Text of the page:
All pediatrics patients (<5 years of age) who were clinically suspected for meningitis during the study period were included in the study. Meningitis was clinically suspected if the patient presented with any of the following signs and symptoms: lethargic, vomiting, poor feeding, irritable, fever (≥ 38°C), and headache (above 2 years), meningeal irritation signs (Kernig or Brudzinski signs or neck stiffness, ≥ 1 year) on examination were considered critical for suspicion of meningitis.27
Sample Size Determination and Sampling Technique
The sample size for this study was calculated using the formula for estimation of a single population proportion considering a prevalence of 30.6% from a study conducted in Jimma, Ethiopia.28 Therefore the total sample size was 287. The study participants were recruited consecutively until the required sample size was reached using convenient sampling techniques.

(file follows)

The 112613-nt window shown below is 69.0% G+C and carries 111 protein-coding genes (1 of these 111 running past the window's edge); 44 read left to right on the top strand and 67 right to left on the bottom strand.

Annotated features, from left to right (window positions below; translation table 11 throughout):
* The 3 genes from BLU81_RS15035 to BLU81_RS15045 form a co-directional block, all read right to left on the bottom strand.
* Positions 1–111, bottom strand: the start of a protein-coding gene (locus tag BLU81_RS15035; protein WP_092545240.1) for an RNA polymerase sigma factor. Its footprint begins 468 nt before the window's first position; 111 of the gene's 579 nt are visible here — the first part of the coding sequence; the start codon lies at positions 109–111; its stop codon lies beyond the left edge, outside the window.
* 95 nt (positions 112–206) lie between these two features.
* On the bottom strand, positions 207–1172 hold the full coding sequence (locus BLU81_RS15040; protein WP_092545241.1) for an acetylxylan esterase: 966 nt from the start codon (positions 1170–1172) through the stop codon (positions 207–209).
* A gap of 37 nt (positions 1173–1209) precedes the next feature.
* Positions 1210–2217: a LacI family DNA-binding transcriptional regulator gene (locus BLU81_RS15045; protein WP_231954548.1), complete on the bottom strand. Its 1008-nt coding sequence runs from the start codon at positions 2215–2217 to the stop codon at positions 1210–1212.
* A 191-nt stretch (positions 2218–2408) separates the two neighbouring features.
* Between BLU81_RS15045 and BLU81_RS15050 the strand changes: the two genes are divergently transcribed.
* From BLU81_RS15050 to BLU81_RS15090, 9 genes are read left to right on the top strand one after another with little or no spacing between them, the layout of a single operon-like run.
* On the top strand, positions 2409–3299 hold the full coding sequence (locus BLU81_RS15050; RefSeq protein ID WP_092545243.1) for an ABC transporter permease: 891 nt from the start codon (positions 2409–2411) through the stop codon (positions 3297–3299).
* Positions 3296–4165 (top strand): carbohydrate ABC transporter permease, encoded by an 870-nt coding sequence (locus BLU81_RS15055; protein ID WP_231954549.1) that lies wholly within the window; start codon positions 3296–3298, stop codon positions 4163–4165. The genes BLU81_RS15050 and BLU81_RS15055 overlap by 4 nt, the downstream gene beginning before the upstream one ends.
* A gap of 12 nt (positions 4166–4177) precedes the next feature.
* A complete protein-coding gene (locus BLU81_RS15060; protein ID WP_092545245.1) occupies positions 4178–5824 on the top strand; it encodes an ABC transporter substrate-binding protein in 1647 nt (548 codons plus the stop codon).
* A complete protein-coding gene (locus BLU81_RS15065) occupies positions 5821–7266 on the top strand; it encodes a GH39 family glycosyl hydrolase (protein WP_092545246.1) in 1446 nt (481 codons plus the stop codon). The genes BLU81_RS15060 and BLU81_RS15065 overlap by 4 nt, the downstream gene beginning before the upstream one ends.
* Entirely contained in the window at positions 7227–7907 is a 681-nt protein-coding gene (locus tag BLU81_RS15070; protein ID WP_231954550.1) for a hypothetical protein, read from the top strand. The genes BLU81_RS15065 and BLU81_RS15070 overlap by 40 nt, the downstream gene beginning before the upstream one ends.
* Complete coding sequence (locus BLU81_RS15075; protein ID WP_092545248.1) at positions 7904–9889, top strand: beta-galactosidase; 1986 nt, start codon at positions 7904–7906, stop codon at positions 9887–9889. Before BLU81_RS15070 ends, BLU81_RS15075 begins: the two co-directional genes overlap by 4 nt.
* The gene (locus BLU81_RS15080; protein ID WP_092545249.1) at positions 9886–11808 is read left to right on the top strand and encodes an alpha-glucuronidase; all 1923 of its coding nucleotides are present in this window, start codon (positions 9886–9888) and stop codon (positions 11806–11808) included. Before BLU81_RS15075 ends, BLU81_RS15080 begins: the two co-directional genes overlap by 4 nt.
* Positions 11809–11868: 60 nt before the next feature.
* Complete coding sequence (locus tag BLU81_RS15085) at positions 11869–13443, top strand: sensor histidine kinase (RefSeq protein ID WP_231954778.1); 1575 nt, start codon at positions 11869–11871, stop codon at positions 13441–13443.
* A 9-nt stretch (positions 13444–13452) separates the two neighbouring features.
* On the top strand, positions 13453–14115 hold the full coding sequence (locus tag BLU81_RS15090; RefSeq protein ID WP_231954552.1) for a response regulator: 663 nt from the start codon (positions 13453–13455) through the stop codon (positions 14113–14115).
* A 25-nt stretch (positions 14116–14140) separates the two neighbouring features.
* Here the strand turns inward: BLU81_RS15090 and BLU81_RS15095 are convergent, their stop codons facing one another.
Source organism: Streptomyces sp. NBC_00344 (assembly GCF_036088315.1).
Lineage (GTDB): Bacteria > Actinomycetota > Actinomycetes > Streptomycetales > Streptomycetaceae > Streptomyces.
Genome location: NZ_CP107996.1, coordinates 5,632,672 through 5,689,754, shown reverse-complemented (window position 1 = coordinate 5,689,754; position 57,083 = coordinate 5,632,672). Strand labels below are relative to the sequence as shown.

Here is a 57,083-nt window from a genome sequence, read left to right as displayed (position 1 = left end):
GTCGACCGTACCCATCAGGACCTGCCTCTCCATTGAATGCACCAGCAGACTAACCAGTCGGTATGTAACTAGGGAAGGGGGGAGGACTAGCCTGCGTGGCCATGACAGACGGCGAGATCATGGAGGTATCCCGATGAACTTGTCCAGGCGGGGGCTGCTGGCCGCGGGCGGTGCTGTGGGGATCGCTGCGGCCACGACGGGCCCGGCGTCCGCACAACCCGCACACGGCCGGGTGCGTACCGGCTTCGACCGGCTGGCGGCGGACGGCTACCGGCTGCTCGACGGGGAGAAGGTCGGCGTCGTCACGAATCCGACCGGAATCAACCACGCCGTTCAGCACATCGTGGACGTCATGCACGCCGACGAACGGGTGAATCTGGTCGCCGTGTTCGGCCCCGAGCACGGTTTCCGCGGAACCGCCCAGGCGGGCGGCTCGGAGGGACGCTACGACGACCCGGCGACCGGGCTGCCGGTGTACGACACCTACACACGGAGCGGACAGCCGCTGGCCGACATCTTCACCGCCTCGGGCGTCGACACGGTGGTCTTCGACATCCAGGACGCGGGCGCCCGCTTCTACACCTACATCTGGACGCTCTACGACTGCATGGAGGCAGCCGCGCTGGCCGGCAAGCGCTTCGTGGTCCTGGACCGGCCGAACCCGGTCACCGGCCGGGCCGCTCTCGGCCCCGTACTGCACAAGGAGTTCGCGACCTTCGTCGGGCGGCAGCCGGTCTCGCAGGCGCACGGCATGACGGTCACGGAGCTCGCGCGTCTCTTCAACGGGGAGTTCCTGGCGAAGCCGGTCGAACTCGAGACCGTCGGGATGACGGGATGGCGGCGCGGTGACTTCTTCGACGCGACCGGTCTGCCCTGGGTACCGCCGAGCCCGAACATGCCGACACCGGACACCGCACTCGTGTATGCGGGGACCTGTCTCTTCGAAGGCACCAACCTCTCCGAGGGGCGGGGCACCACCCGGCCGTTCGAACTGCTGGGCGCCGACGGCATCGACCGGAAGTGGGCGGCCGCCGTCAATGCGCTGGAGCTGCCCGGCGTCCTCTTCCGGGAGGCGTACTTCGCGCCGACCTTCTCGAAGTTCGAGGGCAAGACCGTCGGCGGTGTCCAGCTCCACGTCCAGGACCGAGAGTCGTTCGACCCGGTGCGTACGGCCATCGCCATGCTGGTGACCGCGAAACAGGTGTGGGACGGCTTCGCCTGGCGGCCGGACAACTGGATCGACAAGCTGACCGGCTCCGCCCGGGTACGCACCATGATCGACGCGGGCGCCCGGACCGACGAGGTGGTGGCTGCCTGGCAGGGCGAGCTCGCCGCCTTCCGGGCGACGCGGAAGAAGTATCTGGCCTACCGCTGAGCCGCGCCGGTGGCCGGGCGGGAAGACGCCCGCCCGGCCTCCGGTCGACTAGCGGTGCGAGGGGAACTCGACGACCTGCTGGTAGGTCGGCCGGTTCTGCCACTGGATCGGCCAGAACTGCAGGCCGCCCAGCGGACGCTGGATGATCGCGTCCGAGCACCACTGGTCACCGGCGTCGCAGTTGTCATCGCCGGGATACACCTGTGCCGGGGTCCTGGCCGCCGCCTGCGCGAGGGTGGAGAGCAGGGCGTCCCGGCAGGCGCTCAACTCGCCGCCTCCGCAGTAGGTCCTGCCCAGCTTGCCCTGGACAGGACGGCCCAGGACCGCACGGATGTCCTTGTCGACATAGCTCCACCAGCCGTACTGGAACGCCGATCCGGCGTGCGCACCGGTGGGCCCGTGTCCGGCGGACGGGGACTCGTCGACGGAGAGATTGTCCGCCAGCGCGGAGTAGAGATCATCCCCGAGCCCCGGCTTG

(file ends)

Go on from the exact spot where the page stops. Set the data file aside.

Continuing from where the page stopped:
Data Collection Instrument and Techniques
An interviewer administered questionnaire was developed through critical thinking and review of literatures and then translated to Amharic. Demographic information and clinical data were collected using a structured, interviewer administered questionnaire among the children’s parents/guardians.
Cerebrospinal Fluid Sample Collection and Identification of Bacteria
CSF Specimen Collection
CSF specimens were collected with lumbar puncture by a physician and then immediately transported to Dilla University Microbiology Laboratory within 30 minutes for analysis. Each collected CSF sample was divided into three test tubes according to the standard of CSF analysis.29 The first test tube was used for chemical analysis (protein, glucose), the second test tube was used for microbiological analysis, while the third test tube was used for cytological analysis.